ACLU asks appeals court to let trans minors get gender-affirming care

The request for emergency relief came days after a federal judge stayed a temporary block on part of a new law.

By Sarah Ladd, Kentucky Lantern

LOUISVILLE – Citing potential “irreparable harm” to the transgender minors it represents, the American Civil Liberties Union of Kentucky has asked the 6th Circuit U.S. Court of Appeals to allow them to access gender-affirming care once again. 

The request for emergency relief came days after a federal judge stayed a temporary block on part of a new law. Senate Bill 150, among other things, banned gender-affirming medical care like hormones and puberty blockers for transgender minors.

That stay meant that SB150, is enforceable for the first time. It passed in 2023 but a judge kept it from going into law in June.

In other words, trans minors in Kentucky at this time cannot access gender-affirming medical care.

“If the Sixth Circuit does not act on our emergency motion, SB 150 will cause the irreparable harm the preliminary injunction was intended to prevent,” Corey Shapiro, the legal director for the ACLU of Kentucky, said in a statement. “Kentucky doctors will be prohibited from continuing to provide appropriate, recommended, and necessary care to transgender minors, who will suffer severe psychological and physical harm as a result. We are asking the Sixth Circuit simply to allow transgender youth in Kentucky to continue to receive the very same medical care previously prescribed by their health care providers.”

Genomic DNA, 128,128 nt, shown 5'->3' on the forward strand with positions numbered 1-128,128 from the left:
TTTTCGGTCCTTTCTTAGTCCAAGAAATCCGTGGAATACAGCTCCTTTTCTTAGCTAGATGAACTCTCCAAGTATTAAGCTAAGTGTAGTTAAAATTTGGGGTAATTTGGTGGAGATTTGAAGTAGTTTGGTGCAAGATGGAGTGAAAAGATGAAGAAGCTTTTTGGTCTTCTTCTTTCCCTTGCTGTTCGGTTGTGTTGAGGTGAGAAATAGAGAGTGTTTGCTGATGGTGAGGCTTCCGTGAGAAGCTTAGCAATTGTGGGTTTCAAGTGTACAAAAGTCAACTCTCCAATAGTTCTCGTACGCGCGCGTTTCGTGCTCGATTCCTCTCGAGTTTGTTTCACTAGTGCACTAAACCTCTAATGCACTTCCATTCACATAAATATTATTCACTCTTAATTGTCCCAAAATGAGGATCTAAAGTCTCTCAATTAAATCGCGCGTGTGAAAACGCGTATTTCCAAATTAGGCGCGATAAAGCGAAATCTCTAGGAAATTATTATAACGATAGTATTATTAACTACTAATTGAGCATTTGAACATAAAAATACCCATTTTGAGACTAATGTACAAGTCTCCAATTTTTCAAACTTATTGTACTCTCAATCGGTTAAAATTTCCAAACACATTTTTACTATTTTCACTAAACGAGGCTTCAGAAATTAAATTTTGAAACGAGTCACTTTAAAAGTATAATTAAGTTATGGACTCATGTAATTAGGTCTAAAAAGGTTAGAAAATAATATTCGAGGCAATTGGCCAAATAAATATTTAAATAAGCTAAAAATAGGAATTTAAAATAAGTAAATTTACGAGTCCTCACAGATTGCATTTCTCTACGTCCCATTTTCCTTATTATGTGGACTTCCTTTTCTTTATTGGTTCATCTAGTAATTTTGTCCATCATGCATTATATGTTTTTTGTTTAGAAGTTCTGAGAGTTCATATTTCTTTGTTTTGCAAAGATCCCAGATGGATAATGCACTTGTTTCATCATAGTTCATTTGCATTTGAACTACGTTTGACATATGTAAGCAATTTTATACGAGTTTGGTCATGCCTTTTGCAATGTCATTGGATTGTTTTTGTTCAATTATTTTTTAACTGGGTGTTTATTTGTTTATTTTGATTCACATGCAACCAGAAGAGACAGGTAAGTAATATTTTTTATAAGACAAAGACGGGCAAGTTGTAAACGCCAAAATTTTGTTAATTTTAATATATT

A similar ruling in Tennessee

In late June, U.S. District Court Judge David Hale in Louisville sided with the ACLU of Kentucky in temporarily blocking the section of Senate Bill 150 that banned certain health care options like puberty blockers for transgender minors.

On July 8, the 6th Circuit U.S. Court of Appeals, in a 2-1 decision, overturned a similar district court ruling in Tennessee, allowing that state’s ban on gender-affirming medical care for trans minors to take effect.

Hale based his Friday decision, temporarily reinstating Kentucky’s ban, on the appeals court ruling in the Tennessee case, the Lantern previously reported.

This story may update. 

Kentucky Lantern is part of States Newsroom, a network of news bureaus supported by grants and a coalition of donors as a 501c(3) public charity. Kentucky Lantern maintains editorial independence. Contact Editor Jamie Lucke for questions: Follow Kentucky Lantern on Facebook and Twitter.

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